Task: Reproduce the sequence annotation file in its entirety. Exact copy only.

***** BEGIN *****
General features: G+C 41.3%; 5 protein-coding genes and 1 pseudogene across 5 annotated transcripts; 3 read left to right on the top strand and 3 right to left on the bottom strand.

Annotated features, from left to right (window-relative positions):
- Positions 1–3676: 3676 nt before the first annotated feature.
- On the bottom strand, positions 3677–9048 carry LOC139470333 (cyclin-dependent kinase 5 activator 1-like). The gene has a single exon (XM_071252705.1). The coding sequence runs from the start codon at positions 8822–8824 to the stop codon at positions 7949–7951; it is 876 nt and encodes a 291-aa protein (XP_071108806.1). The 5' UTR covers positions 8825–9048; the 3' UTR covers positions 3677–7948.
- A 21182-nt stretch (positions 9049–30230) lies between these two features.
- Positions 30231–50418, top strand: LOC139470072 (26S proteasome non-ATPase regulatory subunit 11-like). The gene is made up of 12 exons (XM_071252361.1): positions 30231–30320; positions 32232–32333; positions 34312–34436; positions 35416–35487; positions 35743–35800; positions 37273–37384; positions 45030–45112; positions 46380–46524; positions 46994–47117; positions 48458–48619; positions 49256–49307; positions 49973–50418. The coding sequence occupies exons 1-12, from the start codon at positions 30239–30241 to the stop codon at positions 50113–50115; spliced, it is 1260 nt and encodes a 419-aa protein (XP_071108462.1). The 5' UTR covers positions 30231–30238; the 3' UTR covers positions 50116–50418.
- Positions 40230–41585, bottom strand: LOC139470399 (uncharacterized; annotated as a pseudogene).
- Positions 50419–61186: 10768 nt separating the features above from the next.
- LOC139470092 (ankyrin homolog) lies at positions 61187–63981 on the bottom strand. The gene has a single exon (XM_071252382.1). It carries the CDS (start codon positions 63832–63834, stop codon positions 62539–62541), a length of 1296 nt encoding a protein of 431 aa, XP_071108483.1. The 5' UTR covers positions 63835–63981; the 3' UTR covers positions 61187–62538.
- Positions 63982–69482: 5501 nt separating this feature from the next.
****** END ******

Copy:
General features: G+C 41.3%; 5 protein-coding genes and 1 pseudogene across 5 annotated transcripts; 3 read left to right on the top strand and 3 right to left on the bottom strand.

Annotated features, from left to right (window-relative positions):
- Positions 1–3676: 3676 nt before the first annotated feature.
- On the bottom strand, positions 3677–9048 carry LOC139470333 (cyclin-dependent kinase 5 activator 1-like). The gene has a single exon (XM_071252705.1). The coding sequence runs from the start codon at positions 8822–8824 to the stop codon at positions 7949–7951; it is 876 nt and encodes a 291-aa protein (XP_071108806.1). The 5' UTR covers positions 8825–9048; the 3' UTR covers positions 3677–7948.
- A 21182-nt stretch (positions 9049–30230) lies between these two features.
- Positions 30231–50418, top strand: LOC139470072 (26S proteasome non-ATPase regulatory subunit 11-like). The gene is made up of 12 exons (XM_071252361.1): positions 30231–30320; positions 32232–32333; positions 34312–34436; positions 35416–35487; positions 35743–35800; positions 37273–37384; positions 45030–45112; positions 46380–46524; positions 46994–47117; positions 48458–48619; positions 49256–49307; positions 49973–50418. The coding sequence occupies exons 1-12, from the start codon at positions 30239–30241 to the stop codon at positions 50113–50115; spliced, it is 1260 nt and encodes a 419-aa protein (XP_071108462.1). The 5' UTR covers positions 30231–30238; the 3' UTR covers positions 50116–50418.
- Positions 40230–41585, bottom strand: LOC139470399 (uncharacterized; annotated as a pseudogene).
- Positions 50419–61186: 10768 nt separating the features above from the next.
- LOC139470092 (ankyrin homolog) lies at positions 61187–63981 on the bottom strand. The gene has a single exon (XM_071252382.1). It carries the CDS (start codon positions 63832–63834, stop codon positions 62539–62541), a length of 1296 nt encoding a protein of 431 aa, XP_071108483.1. The 5' UTR covers positions 63835–63981; the 3' UTR covers positions 61187–62538.
- Positions 63982–69482: 5501 nt separating this feature from the next.